“We are all anxiously waiting for this referendum. It will represent a very important choice by the people of the United Kingdom,” said Asta Skaisgirytė, Lithuania’s ambassador in London.
The international community, including Lithuania, has been encouraging the UK to vote to remain in the European Union. However, if the UK decides to leave, the question will still have to be negotiated for another two years. It is these potential conditions that have raised the most discussions among experts and analysts.
Lithuanian Minister of Foreign Affairs Linas Linkevičius believes that Lithuanian emigrants currently in the UK will be unaffected, but that future emigrants would find it more difficult to move to or remain in the UK. “Lithuanians newly arrived in the UK may encounter larger safeguards related to jobs or education taxes,” he said.
The Lithuanian community in the UK is worried about the referendum because they do not know what would happen to them if the UK were to leave the EU. Dalia Asanavičiūtė, the head of the UK’s Lithuanian community, said “we, as a community, tried to organise a discussion on this question (conditions for immigrants). We spoke to Lithuanian politicians and to local government representatives, but nobody dared speak about this – neither politicians nor political scientists.”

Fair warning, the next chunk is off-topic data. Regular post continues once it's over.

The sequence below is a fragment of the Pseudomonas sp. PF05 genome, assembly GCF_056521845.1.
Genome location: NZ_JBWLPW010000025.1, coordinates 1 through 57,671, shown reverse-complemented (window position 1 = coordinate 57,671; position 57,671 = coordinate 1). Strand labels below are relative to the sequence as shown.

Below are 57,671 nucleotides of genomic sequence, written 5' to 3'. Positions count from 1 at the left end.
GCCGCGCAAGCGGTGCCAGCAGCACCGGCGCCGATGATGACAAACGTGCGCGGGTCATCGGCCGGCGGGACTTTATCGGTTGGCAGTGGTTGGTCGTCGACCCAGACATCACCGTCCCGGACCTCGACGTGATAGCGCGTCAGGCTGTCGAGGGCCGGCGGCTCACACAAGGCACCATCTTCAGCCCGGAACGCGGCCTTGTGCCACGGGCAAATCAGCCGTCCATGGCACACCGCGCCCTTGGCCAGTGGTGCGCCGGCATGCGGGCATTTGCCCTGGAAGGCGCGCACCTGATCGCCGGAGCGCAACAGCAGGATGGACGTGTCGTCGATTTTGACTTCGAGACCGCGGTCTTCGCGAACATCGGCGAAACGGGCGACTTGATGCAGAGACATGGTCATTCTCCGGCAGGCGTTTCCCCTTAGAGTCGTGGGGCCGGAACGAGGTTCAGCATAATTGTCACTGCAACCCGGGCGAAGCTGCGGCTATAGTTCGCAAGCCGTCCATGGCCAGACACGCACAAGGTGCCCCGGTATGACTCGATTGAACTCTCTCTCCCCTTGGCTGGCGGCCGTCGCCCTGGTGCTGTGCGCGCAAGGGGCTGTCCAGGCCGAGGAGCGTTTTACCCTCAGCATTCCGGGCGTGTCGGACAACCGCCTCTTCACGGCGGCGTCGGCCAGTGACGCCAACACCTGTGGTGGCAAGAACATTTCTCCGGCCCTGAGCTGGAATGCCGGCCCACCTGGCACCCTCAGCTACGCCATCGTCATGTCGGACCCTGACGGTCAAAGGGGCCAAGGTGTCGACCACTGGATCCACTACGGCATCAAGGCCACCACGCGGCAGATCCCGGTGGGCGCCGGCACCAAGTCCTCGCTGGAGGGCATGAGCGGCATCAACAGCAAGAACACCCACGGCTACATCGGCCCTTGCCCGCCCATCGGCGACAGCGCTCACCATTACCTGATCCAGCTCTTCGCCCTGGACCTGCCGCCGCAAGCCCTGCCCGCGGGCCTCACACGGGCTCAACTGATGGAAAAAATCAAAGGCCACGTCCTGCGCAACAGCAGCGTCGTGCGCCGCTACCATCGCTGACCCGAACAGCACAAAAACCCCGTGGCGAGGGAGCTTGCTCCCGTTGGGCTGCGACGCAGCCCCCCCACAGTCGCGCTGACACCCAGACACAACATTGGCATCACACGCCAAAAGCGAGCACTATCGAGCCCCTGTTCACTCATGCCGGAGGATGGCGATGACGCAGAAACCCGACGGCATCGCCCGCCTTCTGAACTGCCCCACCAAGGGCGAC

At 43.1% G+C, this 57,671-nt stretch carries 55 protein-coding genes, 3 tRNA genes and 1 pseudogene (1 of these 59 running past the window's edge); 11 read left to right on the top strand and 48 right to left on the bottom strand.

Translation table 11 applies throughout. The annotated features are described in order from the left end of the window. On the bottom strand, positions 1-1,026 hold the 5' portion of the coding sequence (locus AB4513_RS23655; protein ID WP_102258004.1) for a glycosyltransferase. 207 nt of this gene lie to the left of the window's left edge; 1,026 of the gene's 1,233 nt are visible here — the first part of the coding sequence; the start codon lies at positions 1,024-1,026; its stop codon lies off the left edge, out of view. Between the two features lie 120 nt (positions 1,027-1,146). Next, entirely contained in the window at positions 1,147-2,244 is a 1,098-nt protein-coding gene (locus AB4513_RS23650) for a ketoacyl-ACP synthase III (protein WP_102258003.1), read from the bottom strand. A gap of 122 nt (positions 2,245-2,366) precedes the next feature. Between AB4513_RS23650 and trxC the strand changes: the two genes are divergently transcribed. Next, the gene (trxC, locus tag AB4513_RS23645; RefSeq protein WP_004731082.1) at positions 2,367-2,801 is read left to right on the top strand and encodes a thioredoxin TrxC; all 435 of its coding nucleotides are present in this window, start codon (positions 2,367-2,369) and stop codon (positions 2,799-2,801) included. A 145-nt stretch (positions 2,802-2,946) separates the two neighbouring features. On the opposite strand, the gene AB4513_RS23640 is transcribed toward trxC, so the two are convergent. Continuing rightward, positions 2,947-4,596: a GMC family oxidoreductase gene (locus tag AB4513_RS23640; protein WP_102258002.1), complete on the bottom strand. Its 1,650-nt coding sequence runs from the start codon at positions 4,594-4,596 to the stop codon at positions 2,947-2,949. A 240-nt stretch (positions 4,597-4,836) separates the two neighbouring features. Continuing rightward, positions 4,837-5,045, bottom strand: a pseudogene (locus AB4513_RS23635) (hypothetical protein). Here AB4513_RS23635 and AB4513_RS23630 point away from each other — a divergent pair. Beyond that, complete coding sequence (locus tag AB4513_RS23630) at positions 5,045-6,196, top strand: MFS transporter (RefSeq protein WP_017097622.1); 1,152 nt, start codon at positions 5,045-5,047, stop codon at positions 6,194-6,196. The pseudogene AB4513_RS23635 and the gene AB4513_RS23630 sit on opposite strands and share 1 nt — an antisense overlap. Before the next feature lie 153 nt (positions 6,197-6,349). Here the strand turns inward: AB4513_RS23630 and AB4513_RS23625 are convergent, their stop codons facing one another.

She also said, “I’d compare this referendum to the one where the English awaited the results of the Scotland referendum. We are just as worried right now.”
Linkevičius also pointed out concerns about how the UK’s exit would weaken the Union. “Because we are a member of the EU, we want the Union to be strong and firm. If the UK leaves, these factors would be reduced and our interests would also be hurt,” he said.
Linas Kojala, a political scientist at Vilnius University’s International Relations and Political Science Institute, said “Eurosceptic European forces will very intently follow the referendum. States like the Netherlands, Belgium and France have the potential for strengthening Eurosceptic opinions and it’s clear that the example of the Brexit would encourage, if not a domino effect, then at least the strengthening of their positions.”